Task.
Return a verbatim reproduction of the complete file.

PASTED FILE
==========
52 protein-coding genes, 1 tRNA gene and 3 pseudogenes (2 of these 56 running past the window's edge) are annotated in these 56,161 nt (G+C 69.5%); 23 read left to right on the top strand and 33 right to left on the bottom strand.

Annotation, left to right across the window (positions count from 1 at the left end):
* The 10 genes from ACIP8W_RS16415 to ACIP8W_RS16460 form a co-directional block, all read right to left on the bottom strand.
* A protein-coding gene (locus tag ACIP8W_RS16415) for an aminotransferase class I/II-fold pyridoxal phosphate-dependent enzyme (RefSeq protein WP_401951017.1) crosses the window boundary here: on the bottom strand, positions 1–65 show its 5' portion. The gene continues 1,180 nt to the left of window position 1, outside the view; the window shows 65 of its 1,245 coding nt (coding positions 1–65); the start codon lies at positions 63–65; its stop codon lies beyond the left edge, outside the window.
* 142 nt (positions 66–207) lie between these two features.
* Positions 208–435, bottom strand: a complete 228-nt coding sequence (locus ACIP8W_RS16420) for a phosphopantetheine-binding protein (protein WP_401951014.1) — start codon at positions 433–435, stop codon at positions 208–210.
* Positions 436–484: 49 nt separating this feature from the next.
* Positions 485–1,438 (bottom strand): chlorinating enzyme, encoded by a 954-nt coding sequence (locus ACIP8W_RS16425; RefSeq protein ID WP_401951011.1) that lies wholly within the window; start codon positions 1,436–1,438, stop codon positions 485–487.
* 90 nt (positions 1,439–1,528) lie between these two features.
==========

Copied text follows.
52 protein-coding genes, 1 tRNA gene and 3 pseudogenes (2 of these 56 running past the window's edge) are annotated in these 56,161 nt (G+C 69.5%); 23 read left to right on the top strand and 33 right to left on the bottom strand.

Annotation, left to right across the window (positions count from 1 at the left end):
* The 10 genes from ACIP8W_RS16415 to ACIP8W_RS16460 form a co-directional block, all read right to left on the bottom strand.
* A protein-coding gene (locus tag ACIP8W_RS16415) for an aminotransferase class I/II-fold pyridoxal phosphate-dependent enzyme (RefSeq protein WP_401951017.1) crosses the window boundary here: on the bottom strand, positions 1–65 show its 5' portion. The gene continues 1,180 nt to the left of window position 1, outside the view; the window shows 65 of its 1,245 coding nt (coding positions 1–65); the start codon lies at positions 63–65; its stop codon lies beyond the left edge, outside the window.
* 142 nt (positions 66–207) lie between these two features.
* Positions 208–435, bottom strand: a complete 228-nt coding sequence (locus ACIP8W_RS16420) for a phosphopantetheine-binding protein (protein WP_401951014.1) — start codon at positions 433–435, stop codon at positions 208–210.
* Positions 436–484: 49 nt separating this feature from the next.
* Positions 485–1,438 (bottom strand): chlorinating enzyme, encoded by a 954-nt coding sequence (locus ACIP8W_RS16425; RefSeq protein ID WP_401951011.1) that lies wholly within the window; start codon positions 1,436–1,438, stop codon positions 485–487.
* 90 nt (positions 1,439–1,528) lie between these two features.